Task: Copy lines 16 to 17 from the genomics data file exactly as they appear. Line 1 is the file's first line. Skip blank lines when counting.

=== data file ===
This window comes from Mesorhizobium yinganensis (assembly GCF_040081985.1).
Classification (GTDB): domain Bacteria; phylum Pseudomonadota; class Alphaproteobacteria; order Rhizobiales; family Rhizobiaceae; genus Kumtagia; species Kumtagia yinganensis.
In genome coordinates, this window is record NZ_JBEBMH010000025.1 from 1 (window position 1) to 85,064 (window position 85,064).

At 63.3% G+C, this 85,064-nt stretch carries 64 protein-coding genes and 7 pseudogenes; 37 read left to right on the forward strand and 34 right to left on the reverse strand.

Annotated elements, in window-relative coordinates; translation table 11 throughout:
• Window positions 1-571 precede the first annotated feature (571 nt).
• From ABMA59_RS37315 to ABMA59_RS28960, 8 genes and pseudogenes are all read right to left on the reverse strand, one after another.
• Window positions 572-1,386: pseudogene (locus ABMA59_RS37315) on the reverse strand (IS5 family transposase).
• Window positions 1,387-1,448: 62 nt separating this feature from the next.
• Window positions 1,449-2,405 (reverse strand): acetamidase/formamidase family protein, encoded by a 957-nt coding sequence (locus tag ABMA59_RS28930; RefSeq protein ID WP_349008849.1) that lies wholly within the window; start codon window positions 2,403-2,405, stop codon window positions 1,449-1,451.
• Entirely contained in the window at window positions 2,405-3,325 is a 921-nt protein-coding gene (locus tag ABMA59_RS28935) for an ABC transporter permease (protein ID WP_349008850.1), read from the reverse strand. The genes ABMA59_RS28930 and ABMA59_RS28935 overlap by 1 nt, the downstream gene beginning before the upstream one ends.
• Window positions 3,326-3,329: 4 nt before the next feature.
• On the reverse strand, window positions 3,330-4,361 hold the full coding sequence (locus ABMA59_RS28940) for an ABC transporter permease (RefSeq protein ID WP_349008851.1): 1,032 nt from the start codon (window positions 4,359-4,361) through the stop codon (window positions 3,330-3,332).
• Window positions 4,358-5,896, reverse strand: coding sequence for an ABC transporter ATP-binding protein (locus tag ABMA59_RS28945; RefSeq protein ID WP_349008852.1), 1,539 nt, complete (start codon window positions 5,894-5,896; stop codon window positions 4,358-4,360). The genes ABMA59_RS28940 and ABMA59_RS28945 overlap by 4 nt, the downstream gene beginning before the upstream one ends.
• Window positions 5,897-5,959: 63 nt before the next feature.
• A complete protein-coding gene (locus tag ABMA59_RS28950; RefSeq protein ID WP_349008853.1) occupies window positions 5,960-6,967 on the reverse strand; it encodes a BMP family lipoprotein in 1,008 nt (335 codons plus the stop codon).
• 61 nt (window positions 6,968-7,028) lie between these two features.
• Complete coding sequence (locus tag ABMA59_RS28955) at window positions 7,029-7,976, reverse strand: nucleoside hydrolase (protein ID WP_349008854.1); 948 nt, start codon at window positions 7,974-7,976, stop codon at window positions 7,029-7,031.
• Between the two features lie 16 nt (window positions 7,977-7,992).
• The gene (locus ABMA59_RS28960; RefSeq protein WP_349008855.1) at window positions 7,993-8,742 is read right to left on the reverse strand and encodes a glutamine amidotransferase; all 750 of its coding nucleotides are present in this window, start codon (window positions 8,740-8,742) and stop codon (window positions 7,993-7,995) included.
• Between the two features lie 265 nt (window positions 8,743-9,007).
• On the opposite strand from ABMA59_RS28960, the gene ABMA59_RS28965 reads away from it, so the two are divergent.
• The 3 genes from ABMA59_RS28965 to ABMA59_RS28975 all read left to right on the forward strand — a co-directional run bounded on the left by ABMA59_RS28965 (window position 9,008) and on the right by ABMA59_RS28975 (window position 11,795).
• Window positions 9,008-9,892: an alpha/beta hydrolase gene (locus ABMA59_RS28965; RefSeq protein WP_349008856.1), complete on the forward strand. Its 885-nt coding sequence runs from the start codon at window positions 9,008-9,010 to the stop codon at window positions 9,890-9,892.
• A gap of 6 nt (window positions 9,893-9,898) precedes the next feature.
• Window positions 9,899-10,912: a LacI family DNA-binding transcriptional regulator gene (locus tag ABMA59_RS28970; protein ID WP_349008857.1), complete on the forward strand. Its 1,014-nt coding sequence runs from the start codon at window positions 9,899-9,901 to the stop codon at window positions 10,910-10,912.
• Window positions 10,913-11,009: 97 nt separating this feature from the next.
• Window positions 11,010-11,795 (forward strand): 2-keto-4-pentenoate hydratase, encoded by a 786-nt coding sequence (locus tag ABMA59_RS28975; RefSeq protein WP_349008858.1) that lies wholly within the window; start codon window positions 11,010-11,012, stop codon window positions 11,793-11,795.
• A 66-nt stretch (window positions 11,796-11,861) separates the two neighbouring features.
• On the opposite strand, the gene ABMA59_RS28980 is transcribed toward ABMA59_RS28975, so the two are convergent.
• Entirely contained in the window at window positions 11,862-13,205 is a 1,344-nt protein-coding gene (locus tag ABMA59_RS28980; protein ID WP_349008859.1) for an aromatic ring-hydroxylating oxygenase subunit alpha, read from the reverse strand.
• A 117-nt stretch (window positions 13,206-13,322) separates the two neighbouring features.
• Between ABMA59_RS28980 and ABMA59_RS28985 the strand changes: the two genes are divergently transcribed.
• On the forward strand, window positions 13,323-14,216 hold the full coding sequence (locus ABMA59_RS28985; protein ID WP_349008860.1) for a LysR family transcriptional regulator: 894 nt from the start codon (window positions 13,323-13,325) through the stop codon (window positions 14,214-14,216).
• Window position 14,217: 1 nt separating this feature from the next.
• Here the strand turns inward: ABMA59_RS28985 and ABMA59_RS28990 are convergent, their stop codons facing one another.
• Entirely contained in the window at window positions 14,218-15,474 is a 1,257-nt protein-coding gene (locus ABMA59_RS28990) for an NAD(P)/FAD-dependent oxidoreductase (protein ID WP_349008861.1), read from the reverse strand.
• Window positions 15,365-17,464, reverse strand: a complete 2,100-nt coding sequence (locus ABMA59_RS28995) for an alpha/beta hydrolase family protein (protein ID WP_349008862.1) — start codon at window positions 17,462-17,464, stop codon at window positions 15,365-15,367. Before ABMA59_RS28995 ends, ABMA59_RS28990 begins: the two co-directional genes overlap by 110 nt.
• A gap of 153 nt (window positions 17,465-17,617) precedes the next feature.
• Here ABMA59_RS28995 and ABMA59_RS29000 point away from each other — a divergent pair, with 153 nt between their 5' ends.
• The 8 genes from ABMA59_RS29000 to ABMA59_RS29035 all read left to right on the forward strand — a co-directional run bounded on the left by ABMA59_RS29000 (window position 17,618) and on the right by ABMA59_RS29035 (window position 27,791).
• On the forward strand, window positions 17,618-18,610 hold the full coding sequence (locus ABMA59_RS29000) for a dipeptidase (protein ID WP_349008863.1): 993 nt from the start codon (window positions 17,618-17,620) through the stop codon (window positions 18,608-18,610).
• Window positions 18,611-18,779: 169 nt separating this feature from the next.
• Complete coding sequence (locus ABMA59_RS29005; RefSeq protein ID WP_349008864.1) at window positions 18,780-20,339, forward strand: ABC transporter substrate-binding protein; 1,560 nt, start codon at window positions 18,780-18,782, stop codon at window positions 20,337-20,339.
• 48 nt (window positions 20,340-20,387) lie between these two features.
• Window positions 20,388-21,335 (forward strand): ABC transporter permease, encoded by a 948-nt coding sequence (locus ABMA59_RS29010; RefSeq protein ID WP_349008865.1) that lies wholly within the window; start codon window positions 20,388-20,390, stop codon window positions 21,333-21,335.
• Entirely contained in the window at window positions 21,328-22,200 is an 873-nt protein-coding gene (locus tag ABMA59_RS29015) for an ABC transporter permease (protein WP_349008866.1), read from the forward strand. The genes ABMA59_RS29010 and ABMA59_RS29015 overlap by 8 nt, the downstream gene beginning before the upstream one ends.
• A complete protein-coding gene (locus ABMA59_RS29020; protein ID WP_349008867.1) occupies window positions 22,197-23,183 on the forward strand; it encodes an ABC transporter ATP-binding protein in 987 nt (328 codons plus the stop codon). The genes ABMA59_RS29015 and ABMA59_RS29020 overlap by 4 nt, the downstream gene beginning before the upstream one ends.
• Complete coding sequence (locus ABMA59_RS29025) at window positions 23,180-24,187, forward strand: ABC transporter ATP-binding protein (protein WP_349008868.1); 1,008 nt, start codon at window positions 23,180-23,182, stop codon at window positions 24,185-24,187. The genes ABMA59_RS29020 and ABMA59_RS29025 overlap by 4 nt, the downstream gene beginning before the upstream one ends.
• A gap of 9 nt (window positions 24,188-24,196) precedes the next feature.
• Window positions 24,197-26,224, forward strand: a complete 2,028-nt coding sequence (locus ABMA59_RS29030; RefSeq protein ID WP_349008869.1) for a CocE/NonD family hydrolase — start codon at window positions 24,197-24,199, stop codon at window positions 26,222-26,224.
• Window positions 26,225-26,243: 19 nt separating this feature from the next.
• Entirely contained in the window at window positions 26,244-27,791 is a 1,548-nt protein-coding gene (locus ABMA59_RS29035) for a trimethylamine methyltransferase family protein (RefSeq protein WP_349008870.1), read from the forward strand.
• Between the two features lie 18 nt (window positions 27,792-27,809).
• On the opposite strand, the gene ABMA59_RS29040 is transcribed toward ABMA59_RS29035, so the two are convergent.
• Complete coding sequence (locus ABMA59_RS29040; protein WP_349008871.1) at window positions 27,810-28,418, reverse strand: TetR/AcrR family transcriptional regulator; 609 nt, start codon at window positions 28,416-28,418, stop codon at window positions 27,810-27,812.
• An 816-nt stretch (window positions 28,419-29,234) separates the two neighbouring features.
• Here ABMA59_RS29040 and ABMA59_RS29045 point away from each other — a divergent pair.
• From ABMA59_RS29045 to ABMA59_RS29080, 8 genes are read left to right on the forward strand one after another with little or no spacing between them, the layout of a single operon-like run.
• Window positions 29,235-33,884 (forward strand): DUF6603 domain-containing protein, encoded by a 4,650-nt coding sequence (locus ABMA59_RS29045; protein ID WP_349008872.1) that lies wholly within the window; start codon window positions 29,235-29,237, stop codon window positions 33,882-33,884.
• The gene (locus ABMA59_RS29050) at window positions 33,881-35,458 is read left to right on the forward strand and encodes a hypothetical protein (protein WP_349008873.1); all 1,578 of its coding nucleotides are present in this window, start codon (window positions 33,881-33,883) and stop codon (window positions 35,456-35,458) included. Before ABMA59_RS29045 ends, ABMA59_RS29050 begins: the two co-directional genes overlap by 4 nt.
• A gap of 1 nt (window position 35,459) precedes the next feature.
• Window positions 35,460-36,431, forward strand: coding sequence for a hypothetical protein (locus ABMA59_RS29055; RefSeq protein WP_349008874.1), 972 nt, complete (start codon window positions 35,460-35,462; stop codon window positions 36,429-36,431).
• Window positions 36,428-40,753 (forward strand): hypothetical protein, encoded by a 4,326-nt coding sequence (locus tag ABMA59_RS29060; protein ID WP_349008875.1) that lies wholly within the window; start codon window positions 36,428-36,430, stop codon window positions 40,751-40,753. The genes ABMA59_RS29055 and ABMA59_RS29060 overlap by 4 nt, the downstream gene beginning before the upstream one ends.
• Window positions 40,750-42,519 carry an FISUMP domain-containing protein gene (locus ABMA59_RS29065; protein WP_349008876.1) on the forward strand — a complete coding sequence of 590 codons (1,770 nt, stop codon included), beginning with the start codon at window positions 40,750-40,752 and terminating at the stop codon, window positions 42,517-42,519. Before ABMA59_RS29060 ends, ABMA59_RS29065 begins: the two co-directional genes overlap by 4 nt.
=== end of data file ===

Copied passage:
• A complete protein-coding gene (locus tag ABMA59_RS28950; RefSeq protein ID WP_349008853.1) occupies window positions 5,960-6,967 on the reverse strand; it encodes a BMP family lipoprotein in 1,008 nt (335 codons plus the stop codon).
• 61 nt (window positions 6,968-7,028) lie between these two features.